Reviewing Simple Plan’s fourth album is kind of like reviewing Save the Last Dance 2: what’s the friggin’ point? The only new fans the two will ever have are the 13 and 14 year olds that presently find them entertaining, so why write a review? This record could be the London Calling of the new decade, and it still wouldn’t matter because Pierre Bouvier and his four friends once wrote a song entitled “I’m Just a Kid” and then put out two equally as shitty of albums after it. So even if the idea of fourth-time’s-the-charm existed, I think everyone ages 15-and-up can agree that Simple Plan missed their shot at artistic merit a long fucking time ago.
If MVRemix used a rating scale, I’d be hard-pressed to decide which number Get Your Heart On! deserves. A “zero” is too harsh because, although Simple Plan re-make the same song again and again with contrived lyrics, the band do exactly what their record label wants of them. They’re not paid to be award-winning artists; they’re paid to pump out cheesy singles that make boatloads of money on iTunes after their video is shown on Nickelodeon. But you can’t give Bouvier and Co. a “4” or “5” either because that would misrepresent them as underwhelming and middle-of-the-pack, which is too kind to an inartistic band whose only purpose is to write cheesy singles that will make boatloads of money on iTunes.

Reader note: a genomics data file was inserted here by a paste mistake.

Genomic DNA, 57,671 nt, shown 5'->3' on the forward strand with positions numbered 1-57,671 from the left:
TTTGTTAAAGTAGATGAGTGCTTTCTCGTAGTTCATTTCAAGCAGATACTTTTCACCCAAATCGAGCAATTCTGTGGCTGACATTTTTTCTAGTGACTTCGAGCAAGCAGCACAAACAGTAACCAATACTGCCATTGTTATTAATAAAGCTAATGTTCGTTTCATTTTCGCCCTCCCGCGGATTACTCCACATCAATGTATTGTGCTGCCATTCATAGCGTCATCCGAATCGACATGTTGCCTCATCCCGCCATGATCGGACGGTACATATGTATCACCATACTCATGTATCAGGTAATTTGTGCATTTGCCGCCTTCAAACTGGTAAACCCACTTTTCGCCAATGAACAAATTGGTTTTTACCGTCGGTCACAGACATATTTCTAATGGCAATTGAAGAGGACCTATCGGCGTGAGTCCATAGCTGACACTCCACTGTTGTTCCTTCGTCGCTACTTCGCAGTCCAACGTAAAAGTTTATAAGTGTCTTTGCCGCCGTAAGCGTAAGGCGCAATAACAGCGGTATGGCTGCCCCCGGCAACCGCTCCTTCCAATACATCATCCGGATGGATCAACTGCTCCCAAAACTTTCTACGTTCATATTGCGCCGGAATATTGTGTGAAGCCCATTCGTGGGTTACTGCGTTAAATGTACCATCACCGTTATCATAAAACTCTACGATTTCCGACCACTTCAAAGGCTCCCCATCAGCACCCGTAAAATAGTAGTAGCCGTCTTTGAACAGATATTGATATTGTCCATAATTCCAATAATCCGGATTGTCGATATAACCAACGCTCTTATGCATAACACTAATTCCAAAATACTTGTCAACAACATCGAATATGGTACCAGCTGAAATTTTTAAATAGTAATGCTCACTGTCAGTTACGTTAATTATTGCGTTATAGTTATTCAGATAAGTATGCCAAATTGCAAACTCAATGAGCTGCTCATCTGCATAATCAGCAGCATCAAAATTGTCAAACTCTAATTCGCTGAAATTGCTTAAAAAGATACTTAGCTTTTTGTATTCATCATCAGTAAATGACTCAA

So I’m giving the Canadian whatevers a “1.” They get two points on the rock Richter scale for their continued effort to make album titles with sexual innuendoes, despite having a fan-base that may not even know what a hard-on is, but they lose a point for inventing phrases and smugly passing them off as though they exist. (Has any guy ever gotten a “heart-on?”)
They may not just be kids anymore, but Simple Plan are still a bunch of bubble-gum dorks riding the monetary pop wave. Despite using French lyrics on “Jet Lag” and enlisting Rivers Cuomo to Weezer-ize (I can make up words too, guys!) their writing, the quintet continue to move laterally. They’re proof that fame, fortune, and heartbreak can’t buy talent, but they’re also the unfortunate proof that lacking talent can still make you rich and famous.